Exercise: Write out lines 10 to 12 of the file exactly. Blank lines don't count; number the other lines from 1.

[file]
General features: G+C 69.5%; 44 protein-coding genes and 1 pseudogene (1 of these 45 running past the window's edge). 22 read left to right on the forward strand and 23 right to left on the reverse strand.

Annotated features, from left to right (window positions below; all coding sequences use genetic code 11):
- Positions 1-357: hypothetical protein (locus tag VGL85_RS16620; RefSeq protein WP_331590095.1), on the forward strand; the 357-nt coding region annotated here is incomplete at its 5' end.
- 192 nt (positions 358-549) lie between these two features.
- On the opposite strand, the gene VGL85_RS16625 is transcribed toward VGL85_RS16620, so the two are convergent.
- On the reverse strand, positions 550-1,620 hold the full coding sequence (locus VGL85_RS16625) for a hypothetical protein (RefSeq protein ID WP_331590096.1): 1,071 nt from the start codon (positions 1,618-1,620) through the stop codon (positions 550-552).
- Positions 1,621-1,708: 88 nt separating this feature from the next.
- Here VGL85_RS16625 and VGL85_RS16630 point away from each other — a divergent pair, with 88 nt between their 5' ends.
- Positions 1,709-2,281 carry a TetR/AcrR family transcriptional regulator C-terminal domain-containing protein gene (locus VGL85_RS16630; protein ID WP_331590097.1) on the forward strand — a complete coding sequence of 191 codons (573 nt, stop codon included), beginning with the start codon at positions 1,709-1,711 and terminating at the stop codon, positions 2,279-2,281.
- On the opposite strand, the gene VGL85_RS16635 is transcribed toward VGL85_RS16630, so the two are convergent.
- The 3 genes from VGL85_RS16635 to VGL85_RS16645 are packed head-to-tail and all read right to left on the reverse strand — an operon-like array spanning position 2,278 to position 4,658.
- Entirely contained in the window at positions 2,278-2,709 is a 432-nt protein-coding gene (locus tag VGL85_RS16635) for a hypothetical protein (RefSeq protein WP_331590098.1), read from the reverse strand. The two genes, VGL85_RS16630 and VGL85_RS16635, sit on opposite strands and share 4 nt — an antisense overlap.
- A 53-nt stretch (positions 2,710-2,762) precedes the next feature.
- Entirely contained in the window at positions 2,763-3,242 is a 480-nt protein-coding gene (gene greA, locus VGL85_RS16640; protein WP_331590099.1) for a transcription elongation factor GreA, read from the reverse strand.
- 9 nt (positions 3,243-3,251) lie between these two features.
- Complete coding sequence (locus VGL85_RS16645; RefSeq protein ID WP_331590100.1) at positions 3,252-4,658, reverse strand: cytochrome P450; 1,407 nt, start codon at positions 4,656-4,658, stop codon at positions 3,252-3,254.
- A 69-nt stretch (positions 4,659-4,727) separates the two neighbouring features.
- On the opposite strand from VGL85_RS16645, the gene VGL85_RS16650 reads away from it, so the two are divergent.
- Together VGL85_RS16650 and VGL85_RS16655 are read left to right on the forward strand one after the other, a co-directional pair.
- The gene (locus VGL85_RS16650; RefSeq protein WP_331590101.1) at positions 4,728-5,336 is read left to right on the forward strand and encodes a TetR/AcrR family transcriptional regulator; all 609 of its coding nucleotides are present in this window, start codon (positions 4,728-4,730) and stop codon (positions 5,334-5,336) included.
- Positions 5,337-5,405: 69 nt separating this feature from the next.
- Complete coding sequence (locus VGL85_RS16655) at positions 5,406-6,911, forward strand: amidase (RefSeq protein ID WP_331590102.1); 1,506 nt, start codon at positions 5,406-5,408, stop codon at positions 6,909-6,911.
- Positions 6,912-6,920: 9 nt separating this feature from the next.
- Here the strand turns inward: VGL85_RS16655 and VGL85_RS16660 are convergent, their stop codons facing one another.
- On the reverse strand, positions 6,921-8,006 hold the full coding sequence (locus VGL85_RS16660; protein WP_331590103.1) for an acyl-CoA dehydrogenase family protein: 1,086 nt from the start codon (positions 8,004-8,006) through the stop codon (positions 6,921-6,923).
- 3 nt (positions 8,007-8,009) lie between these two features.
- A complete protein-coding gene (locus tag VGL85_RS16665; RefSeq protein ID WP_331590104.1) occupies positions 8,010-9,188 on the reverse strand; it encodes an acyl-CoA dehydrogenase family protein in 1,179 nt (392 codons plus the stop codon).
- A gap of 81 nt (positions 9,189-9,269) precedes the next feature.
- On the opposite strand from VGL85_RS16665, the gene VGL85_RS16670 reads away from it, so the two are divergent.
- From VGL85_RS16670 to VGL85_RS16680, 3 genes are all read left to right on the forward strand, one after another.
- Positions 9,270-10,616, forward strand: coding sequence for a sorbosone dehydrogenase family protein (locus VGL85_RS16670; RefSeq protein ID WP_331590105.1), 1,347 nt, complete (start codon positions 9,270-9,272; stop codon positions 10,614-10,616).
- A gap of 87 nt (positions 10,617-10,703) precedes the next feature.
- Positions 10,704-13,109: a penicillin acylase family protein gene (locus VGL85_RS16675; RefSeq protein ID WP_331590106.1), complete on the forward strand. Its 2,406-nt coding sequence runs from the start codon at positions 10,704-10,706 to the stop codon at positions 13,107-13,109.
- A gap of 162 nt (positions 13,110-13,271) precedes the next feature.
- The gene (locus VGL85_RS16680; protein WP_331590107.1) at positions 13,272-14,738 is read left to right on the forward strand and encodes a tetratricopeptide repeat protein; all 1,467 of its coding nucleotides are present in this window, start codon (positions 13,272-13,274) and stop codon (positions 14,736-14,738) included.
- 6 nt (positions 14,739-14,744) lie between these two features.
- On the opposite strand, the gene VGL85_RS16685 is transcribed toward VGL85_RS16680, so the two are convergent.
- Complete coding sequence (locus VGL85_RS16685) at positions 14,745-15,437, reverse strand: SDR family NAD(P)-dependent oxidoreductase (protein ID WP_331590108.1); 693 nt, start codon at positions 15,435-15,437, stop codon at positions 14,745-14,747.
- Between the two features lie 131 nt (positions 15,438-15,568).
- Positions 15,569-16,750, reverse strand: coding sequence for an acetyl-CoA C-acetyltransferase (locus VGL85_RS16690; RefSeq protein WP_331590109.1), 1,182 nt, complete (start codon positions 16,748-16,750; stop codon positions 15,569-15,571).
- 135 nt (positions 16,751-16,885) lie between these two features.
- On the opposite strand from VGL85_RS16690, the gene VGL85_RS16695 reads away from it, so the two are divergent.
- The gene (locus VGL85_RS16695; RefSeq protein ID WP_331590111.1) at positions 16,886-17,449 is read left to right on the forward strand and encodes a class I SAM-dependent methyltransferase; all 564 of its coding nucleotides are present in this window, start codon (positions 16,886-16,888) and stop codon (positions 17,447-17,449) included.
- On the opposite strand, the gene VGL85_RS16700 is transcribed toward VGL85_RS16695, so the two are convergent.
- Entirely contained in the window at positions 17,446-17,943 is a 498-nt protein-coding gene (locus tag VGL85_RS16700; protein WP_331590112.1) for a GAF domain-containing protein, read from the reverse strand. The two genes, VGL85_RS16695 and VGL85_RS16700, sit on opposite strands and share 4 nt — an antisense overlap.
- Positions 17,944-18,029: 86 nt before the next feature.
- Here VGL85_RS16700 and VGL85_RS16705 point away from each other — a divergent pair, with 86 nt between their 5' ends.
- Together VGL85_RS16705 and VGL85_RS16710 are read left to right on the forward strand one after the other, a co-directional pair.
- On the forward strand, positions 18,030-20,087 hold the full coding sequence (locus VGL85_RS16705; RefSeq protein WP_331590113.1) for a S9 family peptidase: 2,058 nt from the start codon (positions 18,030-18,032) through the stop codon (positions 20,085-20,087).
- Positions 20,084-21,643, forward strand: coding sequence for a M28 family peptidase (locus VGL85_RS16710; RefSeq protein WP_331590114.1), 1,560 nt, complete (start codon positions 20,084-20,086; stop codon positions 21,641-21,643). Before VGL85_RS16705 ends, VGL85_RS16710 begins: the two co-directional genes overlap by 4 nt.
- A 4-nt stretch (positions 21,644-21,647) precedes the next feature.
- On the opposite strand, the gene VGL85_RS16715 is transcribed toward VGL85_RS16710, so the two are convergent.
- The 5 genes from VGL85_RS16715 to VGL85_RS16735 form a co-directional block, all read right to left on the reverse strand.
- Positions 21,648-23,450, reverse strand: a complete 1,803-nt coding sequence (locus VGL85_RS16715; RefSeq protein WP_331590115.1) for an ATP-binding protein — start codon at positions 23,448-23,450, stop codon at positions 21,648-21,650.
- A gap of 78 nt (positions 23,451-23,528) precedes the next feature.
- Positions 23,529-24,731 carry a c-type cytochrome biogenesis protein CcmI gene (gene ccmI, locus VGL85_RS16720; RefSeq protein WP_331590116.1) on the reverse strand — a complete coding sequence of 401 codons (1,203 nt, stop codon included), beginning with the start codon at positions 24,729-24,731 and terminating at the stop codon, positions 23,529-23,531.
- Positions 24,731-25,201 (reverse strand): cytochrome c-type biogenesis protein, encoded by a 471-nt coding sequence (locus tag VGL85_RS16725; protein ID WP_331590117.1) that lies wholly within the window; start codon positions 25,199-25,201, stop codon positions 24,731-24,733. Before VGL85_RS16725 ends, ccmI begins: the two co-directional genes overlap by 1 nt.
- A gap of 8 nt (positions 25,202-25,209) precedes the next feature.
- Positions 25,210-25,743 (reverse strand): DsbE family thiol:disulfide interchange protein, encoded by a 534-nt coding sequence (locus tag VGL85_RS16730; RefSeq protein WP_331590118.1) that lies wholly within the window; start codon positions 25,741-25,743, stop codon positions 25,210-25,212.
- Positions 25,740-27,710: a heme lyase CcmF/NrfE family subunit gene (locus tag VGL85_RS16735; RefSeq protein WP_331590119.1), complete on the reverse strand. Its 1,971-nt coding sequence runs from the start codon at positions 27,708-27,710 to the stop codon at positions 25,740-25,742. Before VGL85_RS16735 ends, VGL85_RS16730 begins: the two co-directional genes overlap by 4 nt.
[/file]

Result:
- On the opposite strand, the gene VGL85_RS16635 is transcribed toward VGL85_RS16630, so the two are convergent.
- The 3 genes from VGL85_RS16635 to VGL85_RS16645 are packed head-to-tail and all read right to left on the reverse strand — an operon-like array spanning position 2,278 to position 4,658.
- Entirely contained in the window at positions 2,278-2,709 is a 432-nt protein-coding gene (locus tag VGL85_RS16635) for a hypothetical protein (RefSeq protein WP_331590098.1), read from the reverse strand. The two genes, VGL85_RS16630 and VGL85_RS16635, sit on opposite strands and share 4 nt — an antisense overlap.